The graphical banner across the top of the website states this new "KISS-FM" (not to be confused with Utica-based WSKS and WSKU, who've used the same moniker for the past 15 years) is on the air at 91.7FM in Syracuse, 93.5FM in Oswego and 1040AM in Constantia.  Our own attempts to tune in 91.7FM while driving around Syracuse were largely unsuccessful -- at one point, we thought we had it during a Christmas song, but the song ended and a liner for Sunny 102 (WZUN) played, followed by another Christmas song... perhaps we found a translator or an STL frequency?  In any event, the only way we've been able to listen so far is online.

Additionally, there are no listings on the FCC website for either of the three frequencies.  We searched the FCC's database for every 91.7FM station, every 93.5FM station and every 1040AM station in New York state, but found nothing licensed to Syracuse, Oswego or Constantia, respectively.

However, the lack of FCC listings doesn't necessarily mean the stations could be illegal -- after all, the website is pretty clear about the location of the studios, and pirate radio stations generally tend to be more secretive about their locations.

Shortly after 1:00pm today, a top-of-hour stager aired, but no call letters or cities of license were mentioned. Minutes later, jock Brad Stone appeared on the air and on the live webcam feed, occasionally smiling and giving peace signs to the camera during songs.

Among the questions we asked management -- when did the station start?  Who is in charge?  While the website lists the names of some on-air personalities, it doesn't identify the PD or other managers by name.  If and when we get a response, we'll post those answers here, so be sure to check back.

For now, the best we could do in terms of identifying management was a WHOIS search on the domain  The listing shows a Brad Trammell of Sylvan Media Solutions at 206 Tompkins Street in Syracuse, the same mailing address listed on the stations' website.  The listing says the domain was registered in May 2009.

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4 comments on “Update: Syracuse Kiss-FM "Mysteries" Solved”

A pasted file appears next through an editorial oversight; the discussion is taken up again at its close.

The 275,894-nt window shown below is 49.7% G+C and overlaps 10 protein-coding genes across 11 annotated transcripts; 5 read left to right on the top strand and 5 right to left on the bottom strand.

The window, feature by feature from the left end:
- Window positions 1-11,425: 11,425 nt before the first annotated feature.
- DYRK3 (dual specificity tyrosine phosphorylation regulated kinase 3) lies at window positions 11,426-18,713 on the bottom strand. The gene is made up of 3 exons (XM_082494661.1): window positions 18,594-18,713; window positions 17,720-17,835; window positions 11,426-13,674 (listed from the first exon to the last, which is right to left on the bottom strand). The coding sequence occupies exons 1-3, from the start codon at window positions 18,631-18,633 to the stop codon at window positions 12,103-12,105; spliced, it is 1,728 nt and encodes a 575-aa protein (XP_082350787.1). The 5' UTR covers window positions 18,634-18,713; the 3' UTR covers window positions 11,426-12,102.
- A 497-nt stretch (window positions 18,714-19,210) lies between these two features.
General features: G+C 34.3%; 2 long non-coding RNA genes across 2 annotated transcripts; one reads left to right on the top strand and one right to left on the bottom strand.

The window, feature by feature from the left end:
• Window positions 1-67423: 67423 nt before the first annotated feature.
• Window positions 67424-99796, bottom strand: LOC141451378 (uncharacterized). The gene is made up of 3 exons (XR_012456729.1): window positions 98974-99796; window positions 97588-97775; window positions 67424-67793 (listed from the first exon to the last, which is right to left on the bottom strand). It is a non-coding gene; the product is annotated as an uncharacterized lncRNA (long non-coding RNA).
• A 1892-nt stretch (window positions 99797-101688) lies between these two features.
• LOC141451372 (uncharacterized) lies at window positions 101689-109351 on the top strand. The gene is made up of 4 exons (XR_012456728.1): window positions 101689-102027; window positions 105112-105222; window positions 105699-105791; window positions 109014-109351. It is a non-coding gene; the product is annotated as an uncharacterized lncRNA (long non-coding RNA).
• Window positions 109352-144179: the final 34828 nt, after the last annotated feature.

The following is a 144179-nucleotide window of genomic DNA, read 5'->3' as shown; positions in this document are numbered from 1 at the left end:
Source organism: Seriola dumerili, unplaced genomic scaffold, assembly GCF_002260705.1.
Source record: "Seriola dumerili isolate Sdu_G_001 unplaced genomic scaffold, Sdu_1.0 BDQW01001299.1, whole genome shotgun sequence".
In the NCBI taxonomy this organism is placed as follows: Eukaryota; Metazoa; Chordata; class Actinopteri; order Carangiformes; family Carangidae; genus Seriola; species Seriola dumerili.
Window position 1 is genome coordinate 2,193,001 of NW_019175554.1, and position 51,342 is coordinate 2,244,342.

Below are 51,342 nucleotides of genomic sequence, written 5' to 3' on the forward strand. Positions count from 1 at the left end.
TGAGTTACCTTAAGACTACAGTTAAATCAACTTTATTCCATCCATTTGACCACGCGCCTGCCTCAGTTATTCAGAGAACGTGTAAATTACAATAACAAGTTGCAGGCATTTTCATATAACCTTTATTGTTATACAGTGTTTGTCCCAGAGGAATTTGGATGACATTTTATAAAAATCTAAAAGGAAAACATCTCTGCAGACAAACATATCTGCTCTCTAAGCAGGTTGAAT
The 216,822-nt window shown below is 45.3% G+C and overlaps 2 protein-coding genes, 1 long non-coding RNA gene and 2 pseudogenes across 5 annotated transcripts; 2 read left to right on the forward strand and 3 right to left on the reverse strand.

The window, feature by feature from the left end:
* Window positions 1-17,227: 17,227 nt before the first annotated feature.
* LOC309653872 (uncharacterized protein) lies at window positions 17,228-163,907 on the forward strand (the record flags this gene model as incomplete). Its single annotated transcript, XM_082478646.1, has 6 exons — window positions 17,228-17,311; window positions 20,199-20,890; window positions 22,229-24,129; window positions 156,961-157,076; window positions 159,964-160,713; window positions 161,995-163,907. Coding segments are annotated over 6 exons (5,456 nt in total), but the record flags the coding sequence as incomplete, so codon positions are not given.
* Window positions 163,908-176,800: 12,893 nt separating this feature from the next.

1. Their website says they are a 'community' station so they may be running three Part 15 transmitters for which no license is needed: 91.7 and 93.5 could run 1/10th of a watt as long as they don't provide a useable signal beyond 250 feet from the transmitter site; the 1040am signal can also run 1/10th of a watt but there are no limits on its coverage area, so if the antenna itself (which I believe cannot be more than 10 feet long) has a good ground sysytem it could go 1 to 2 miles. That's my best guess. If they are using any higher power the FCC would consider them pirates.

  2. And if they're playing music without paying a license fee, they'll get shut down eventually regardless, I believe.

  3. @NXEA: Thanks for the clarification... I was also thinking they were doing the legal low-power thing, but had a heck of a time trying to dig up the actual guidelines for what's allowed and what isn't. Would be interested in learning exactly where the transmitters are, in order to get a feel for where you'd need to be in order to actually hear the radio signal, but I've got the impression they're more concerned with online listenership than on-air.

    In any event, they definitely appear to be making a serious effort, so it'll be interesting to see how things play out for them into the future.

    @pontiac59: We don't know if they are paying licensing fees or not. I think it would be foolish to put a station out there with such a promotional effort and NOT be paying licensing fees (especially when the website spits out a list of every single song played), but we don't know for sure, so we shouldn't be implying either way.

  4. No implication intended, just mentioning it because it's something tiny/online only stations have run afoul of in the past.